Date of Graduation
Eberly College of Arts and Sciences
Julie Hicks Patrick
Perceived burdensomeness is a major risk factor in the Interpersonal Theory of Suicide, and may be particularly relevant in the older population, in which suicide rates are relatively high. However, there is currently only one widely-used measure of perceived burdensomeness, and there is currently little information on the validity of this measure for older adults. The aims were to 1) evaluate measurement invariance of the INQ-15 Perceived Burdensomeness subscale across younger and older adult age groups, and 2) evaluate the construct validity of the Perceived Burdensomeness subscale in younger and older adult age groups by comparing nomological networks in both age groups. Nested multi-group confirmatory factor analyses (CFA) were used to address measurement invariance, whereas Fisher's r-to-z transformations were used to compare correlations between perceived burdensomeness and other constructs in younger and older samples. The results of the measurement invariance analysis generally supported invariance, but signals of differences in fit in older adults were present. Correlations between perceived burdensomeness and other constructs were mostly similar. However, the INQ-15 Perceived Burdensomeness subscale exhibited a significantly lower correlation with depressive symptoms in older adults compared to younger adults. This study suggests that there may be some conceptual or measurement differences in perceived burdensomeness between younger and older adults.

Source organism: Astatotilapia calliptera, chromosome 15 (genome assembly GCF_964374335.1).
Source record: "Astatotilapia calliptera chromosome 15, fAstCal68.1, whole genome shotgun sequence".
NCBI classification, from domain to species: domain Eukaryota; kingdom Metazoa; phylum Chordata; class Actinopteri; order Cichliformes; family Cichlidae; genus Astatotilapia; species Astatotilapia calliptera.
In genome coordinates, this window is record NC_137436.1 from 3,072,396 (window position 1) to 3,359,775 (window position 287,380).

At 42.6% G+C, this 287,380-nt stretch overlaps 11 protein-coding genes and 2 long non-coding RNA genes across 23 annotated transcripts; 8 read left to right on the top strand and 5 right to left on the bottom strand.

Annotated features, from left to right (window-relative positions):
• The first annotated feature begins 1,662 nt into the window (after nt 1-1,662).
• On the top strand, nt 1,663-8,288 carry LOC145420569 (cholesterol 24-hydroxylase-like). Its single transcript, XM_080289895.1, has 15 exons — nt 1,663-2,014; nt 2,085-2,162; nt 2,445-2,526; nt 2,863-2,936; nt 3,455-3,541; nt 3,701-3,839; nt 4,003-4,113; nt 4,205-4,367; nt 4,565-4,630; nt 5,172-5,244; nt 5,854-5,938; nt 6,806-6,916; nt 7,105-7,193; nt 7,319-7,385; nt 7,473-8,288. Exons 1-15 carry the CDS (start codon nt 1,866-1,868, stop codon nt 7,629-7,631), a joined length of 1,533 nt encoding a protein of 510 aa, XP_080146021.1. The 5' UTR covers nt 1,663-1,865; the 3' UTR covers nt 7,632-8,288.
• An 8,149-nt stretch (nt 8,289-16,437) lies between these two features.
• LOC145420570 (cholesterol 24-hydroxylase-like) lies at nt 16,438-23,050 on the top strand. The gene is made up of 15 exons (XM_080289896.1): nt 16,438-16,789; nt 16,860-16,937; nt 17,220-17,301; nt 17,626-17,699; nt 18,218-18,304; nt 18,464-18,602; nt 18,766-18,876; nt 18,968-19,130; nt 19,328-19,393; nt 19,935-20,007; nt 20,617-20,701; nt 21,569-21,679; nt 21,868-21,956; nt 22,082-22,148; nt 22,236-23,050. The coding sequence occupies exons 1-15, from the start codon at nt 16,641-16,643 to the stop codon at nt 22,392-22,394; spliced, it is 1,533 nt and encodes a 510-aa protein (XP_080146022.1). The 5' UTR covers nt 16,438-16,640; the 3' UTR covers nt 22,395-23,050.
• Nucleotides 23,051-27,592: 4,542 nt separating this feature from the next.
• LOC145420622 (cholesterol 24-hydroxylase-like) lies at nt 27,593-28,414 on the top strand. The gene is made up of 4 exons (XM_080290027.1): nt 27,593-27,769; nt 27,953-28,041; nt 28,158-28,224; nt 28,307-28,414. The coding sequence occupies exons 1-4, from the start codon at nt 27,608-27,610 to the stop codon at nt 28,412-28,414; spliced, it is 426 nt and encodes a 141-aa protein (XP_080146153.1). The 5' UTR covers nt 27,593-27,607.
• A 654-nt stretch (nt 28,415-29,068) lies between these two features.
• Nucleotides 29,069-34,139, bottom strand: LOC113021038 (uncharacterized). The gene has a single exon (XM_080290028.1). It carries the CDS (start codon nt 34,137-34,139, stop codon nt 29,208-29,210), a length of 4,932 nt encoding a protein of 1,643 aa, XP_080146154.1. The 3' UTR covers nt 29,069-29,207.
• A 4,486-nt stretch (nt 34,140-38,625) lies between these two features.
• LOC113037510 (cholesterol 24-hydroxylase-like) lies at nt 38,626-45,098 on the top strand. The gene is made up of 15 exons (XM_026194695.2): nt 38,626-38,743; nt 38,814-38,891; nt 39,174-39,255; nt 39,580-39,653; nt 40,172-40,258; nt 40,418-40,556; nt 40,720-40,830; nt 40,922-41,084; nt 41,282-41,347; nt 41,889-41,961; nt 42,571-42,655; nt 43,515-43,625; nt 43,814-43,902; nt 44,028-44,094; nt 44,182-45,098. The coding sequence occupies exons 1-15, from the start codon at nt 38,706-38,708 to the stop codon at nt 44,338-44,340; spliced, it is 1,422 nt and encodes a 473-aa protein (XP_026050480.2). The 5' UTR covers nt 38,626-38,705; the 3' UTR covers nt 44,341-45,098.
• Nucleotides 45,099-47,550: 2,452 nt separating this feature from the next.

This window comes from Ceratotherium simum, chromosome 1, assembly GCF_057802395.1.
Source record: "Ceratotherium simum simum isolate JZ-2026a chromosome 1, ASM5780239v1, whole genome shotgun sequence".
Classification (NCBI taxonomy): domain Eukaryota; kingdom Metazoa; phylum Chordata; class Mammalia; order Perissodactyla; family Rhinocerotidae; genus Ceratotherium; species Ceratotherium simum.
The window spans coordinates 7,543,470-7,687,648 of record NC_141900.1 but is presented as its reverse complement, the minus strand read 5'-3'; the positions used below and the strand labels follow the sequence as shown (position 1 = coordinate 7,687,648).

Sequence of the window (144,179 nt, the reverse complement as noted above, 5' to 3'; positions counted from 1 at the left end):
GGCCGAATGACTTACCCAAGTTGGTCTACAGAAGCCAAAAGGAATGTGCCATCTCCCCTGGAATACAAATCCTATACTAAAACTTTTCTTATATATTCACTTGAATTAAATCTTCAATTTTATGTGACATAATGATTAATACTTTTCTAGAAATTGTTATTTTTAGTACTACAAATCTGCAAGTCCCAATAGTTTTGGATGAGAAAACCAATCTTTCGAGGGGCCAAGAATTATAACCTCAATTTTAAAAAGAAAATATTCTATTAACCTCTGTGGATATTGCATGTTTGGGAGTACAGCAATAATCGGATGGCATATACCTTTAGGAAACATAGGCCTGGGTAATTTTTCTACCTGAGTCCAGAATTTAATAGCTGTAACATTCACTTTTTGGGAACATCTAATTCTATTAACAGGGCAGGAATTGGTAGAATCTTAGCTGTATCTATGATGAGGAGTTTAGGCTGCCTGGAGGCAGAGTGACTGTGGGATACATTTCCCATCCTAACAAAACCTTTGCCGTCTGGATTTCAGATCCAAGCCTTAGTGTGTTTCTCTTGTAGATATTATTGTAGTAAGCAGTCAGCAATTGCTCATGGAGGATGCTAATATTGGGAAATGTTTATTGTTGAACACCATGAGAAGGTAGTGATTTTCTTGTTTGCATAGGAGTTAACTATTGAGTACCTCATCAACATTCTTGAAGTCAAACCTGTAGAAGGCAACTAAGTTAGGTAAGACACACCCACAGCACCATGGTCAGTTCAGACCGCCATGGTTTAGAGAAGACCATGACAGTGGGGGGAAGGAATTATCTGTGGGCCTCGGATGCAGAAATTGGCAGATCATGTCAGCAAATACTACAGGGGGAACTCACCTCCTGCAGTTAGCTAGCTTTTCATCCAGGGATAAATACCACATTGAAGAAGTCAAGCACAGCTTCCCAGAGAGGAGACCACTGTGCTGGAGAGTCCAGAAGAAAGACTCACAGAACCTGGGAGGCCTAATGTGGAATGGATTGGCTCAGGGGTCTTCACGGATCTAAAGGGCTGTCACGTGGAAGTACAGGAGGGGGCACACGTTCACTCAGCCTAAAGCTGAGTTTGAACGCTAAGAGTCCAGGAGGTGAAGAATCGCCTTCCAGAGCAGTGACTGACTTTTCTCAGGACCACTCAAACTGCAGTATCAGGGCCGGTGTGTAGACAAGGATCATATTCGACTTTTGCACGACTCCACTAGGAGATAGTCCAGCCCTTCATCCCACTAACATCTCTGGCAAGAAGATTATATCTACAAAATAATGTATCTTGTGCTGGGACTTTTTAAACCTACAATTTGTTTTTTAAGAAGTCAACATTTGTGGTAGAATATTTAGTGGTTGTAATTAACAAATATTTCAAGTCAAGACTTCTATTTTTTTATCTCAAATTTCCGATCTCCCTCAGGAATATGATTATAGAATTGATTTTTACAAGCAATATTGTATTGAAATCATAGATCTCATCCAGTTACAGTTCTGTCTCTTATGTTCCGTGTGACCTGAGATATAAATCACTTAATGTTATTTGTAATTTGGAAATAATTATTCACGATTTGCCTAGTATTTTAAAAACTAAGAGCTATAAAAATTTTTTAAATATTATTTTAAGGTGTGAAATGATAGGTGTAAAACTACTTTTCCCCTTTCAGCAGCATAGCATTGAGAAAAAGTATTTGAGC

Lutz, Julie, "Perceived Burdensomeness in Older and Younger Adults: Evaluation of the Psychometric Properties of the Interpersonal Needs Questionnaire" (2015). Graduate Theses, Dissertations, and Problem Reports. 6125.